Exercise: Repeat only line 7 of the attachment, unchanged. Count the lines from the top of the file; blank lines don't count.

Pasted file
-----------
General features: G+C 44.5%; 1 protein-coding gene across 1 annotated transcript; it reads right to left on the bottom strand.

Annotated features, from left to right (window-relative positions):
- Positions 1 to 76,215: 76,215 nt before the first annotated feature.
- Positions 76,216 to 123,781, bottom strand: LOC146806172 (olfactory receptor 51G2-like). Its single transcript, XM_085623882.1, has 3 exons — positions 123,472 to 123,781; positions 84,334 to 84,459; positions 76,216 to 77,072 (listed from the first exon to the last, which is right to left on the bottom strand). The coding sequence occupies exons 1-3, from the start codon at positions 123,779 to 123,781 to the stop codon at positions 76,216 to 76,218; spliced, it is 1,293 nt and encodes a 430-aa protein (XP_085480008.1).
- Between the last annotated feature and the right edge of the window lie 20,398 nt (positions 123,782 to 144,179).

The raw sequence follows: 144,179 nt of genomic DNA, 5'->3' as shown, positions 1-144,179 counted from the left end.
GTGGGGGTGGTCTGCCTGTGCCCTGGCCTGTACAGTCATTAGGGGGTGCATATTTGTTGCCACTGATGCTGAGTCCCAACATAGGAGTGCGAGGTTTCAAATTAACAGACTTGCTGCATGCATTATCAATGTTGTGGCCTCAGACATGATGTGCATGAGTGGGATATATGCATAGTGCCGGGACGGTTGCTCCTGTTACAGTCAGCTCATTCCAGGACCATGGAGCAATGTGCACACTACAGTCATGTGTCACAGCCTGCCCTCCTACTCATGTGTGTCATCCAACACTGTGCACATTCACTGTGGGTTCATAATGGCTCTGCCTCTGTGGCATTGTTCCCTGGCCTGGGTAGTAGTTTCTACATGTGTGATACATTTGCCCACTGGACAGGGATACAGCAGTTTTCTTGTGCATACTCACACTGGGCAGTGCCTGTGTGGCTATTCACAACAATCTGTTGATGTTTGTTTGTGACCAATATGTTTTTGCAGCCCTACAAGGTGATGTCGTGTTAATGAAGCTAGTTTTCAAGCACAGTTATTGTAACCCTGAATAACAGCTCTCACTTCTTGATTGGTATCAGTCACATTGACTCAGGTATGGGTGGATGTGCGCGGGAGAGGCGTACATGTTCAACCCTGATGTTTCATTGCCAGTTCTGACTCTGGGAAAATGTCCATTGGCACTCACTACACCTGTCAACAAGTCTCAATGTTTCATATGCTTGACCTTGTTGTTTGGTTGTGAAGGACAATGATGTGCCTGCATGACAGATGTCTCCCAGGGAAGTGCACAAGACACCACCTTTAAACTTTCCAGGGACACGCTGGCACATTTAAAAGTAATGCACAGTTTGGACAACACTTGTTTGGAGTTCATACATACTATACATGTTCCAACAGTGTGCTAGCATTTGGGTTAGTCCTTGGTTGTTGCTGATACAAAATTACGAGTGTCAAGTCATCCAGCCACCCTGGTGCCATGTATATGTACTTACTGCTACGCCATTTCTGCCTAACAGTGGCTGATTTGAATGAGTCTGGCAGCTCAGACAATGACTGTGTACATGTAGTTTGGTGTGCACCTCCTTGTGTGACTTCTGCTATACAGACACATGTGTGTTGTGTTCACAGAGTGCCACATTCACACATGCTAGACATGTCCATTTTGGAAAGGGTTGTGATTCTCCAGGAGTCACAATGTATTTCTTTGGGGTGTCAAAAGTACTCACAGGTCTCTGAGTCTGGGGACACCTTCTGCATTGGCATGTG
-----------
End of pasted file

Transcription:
GTGGGGGTGGTCTGCCTGTGCCCTGGCCTGTACAGTCATTAGGGGGTGCATATTTGTTGCCACTGATGCTGAGTCCCAACATAGGAGTGCGAGGTTTCAAATTAACAGACTTGCTGCATGCATTATCAATGTTGTGGCCTCAGACATGATGTGCATGAGTGGGATATATGCATAGTGCCGGGACGGTTGCTCCTGTTACAGTCAGCTCATTCCAGGACCATGGAGCAATGTGCACACTACAGTCATGTGTCACAGCCTGCCCTCCTACTCATGTGTGTCATCCAACACTGTGCACATTCACTGTGGGTTCATAATGGCTCTGCCTCTGTGGCATTGTTCCCTGGCCTGGGTAGTAGTTTCTACATGTGTGATACATTTGCCCACTGGACAGGGATACAGCAGTTTTCTTGTGCATACTCACACTGGGCAGTGCCTGTGTGGCTATTCACAACAATCTGTTGATGTTTGTTTGTGACCAATATGTTTTTGCAGCCCTACAAGGTGATGTCGTGTTAATGAAGCTAGTTTTCAAGCACAGTTATTGTAACCCTGAATAACAGCTCTCACTTCTTGATTGGTATCAGTCACATTGACTCAGGTATGGGTGGATGTGCGCGGGAGAGGCGTACATGTTCAACCCTGATGTTTCATTGCCAGTTCTGACTCTGGGAAAATGTCCATTGGCACTCACTACACCTGTCAACAAGTCTCAATGTTTCATATGCTTGACCTTGTTGTTTGGTTGTGAAGGACAATGATGTGCCTGCATGACAGATGTCTCCCAGGGAAGTGCACAAGACACCACCTTTAAACTTTCCAGGGACACGCTGGCACATTTAAAAGTAATGCACAGTTTGGACAACACTTGTTTGGAGTTCATACATACTATACATGTTCCAACAGTGTGCTAGCATTTGGGTTAGTCCTTGGTTGTTGCTGATACAAAATTACGAGTGTCAAGTCATCCAGCCACCCTGGTGCCATGTATATGTACTTACTGCTACGCCATTTCTGCCTAACAGTGGCTGATTTGAATGAGTCTGGCAGCTCAGACAATGACTGTGTACATGTAGTTTGGTGTGCACCTCCTTGTGTGACTTCTGCTATACAGACACATGTGTGTTGTGTTCACAGAGTGCCACATTCACACATGCTAGACATGTCCATTTTGGAAAGGGTTGTGATTCTCCAGGAGTCACAATGTATTTCTTTGGGGTGTCAAAAGTACTCACAGGTCTCTGAGTCTGGGGACACCTTCTGCATTGGCATGTG